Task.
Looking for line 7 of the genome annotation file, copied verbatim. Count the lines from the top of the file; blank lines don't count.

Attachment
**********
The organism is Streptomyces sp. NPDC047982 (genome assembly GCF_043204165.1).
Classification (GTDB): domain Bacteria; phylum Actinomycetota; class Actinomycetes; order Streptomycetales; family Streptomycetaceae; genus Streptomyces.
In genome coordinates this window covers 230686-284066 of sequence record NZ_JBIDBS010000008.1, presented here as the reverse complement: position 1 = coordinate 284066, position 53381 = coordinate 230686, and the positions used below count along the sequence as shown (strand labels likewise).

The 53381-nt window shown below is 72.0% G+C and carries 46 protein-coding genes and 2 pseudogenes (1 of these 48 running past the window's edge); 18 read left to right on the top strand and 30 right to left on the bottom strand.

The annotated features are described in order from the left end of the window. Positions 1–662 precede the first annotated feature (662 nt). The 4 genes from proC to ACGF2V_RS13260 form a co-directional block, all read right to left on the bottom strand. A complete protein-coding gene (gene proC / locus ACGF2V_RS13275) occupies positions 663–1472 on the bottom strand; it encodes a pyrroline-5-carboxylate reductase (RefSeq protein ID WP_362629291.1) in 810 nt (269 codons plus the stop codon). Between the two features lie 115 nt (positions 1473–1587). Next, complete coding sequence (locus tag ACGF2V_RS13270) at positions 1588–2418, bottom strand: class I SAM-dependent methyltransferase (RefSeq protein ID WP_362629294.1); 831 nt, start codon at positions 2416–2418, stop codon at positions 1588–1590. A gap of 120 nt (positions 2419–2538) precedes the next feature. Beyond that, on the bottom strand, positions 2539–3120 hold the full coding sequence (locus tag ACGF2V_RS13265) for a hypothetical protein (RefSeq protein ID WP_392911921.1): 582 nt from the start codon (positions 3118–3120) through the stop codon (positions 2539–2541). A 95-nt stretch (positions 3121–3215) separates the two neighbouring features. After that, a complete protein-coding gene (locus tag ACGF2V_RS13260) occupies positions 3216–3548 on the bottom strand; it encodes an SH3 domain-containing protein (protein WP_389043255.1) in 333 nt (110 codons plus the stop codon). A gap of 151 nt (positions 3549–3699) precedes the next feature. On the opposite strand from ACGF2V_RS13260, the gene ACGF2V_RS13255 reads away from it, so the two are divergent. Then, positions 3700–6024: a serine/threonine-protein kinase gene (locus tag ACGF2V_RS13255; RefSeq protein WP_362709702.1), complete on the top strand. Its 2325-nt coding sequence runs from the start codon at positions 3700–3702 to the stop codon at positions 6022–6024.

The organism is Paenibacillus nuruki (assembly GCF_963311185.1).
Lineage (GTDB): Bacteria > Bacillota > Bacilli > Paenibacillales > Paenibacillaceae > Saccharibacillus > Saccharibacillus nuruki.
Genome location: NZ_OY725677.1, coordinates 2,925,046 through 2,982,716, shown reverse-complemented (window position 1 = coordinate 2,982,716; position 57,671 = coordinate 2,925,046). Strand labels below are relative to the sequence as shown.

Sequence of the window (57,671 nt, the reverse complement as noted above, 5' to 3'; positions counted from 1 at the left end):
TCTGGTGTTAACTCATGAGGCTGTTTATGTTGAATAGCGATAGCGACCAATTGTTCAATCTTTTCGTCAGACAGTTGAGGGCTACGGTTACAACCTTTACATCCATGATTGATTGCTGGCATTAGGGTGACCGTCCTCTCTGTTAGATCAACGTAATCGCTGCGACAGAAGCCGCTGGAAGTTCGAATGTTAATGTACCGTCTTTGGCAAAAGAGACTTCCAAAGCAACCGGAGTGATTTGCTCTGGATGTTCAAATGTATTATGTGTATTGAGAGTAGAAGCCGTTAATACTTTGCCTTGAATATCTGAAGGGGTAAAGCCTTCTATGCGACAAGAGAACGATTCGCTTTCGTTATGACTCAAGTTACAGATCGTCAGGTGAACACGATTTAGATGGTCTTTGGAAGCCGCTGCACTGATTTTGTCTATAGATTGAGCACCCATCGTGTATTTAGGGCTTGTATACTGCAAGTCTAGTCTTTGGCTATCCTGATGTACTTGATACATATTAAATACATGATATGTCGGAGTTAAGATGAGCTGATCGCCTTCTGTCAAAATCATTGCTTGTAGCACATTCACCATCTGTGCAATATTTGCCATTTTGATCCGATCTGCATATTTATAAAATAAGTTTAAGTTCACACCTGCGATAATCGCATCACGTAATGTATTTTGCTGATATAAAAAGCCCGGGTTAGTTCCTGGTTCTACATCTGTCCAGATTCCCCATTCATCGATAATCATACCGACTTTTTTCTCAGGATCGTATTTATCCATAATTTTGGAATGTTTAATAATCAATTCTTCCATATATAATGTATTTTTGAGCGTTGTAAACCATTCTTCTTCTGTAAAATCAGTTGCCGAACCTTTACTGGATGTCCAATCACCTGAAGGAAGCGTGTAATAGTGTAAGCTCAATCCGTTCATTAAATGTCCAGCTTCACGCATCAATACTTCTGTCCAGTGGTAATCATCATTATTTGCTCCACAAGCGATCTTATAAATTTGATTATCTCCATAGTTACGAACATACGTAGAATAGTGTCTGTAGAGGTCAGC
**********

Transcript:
Lineage (GTDB): Bacteria > Bacillota > Bacilli > Paenibacillales > Paenibacillaceae > Saccharibacillus > Saccharibacillus nuruki.